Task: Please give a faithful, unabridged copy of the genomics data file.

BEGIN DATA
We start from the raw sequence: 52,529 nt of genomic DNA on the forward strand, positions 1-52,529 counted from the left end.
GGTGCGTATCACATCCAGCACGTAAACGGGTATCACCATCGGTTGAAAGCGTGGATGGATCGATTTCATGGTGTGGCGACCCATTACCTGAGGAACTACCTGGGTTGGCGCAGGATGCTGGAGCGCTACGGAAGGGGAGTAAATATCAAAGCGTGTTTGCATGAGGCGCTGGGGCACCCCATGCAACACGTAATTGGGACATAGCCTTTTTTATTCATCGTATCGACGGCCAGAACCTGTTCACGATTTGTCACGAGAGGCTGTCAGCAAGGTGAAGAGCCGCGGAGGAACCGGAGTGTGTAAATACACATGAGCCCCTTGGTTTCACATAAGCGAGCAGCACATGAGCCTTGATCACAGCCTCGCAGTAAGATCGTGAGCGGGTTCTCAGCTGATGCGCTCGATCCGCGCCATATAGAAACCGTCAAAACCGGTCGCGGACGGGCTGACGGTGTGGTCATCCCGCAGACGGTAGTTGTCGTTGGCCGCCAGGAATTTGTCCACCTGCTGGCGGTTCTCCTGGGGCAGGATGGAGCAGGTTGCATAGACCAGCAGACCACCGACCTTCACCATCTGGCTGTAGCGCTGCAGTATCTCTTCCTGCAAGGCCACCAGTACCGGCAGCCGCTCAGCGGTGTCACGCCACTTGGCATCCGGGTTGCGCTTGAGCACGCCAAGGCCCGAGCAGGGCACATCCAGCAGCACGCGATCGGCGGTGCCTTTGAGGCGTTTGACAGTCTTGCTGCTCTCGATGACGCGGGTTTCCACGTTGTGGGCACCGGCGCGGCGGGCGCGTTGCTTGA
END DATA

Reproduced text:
We start from the raw sequence: 52,529 nt of genomic DNA on the forward strand, positions 1-52,529 counted from the left end.
GGTGCGTATCACATCCAGCACGTAAACGGGTATCACCATCGGTTGAAAGCGTGGATGGATCGATTTCATGGTGTGGCGACCCATTACCTGAGGAACTACCTGGGTTGGCGCAGGATGCTGGAGCGCTACGGAAGGGGAGTAAATATCAAAGCGTGTTTGCATGAGGCGCTGGGGCACCCCATGCAACACGTAATTGGGACATAGCCTTTTTTATTCATCGTATCGACGGCCAGAACCTGTTCACGATTTGTCACGAGAGGCTGTCAGCAAGGTGAAGAGCCGCGGAGGAACCGGAGTGTGTAAATACACATGAGCCCCTTGGTTTCACATAAGCGAGCAGCACATGAGCCTTGATCACAGCCTCGCAGTAAGATCGTGAGCGGGTTCTCAGCTGATGCGCTCGATCCGCGCCATATAGAAACCGTCAAAACCGGTCGCGGACGGGCTGACGGTGTGGTCATCCCGCAGACGGTAGTTGTCGTTGGCCGCCAGGAATTTGTCCACCTGCTGGCGGTTCTCCTGGGGCAGGATGGAGCAGGTTGCATAGACCAGCAGACCACCGACCTTCACCATCTGGCTGTAGCGCTGCAGTATCTCTTCCTGCAAGGCCACCAGTACCGGCAGCCGCTCAGCGGTGTCACGCCACTTGGCATCCGGGTTGCGCTTGAGCACGCCAAGGCCCGAGCAGGGCACATCCAGCAGCACGCGATCGGCGGTGCCTTTGAGGCGTTTGACAGTCTTGCTGCTCTCGATGACGCGGGTTTCCACGTTGTGGGCACCGGCGCGGCGGGCGCGTTGCTTGA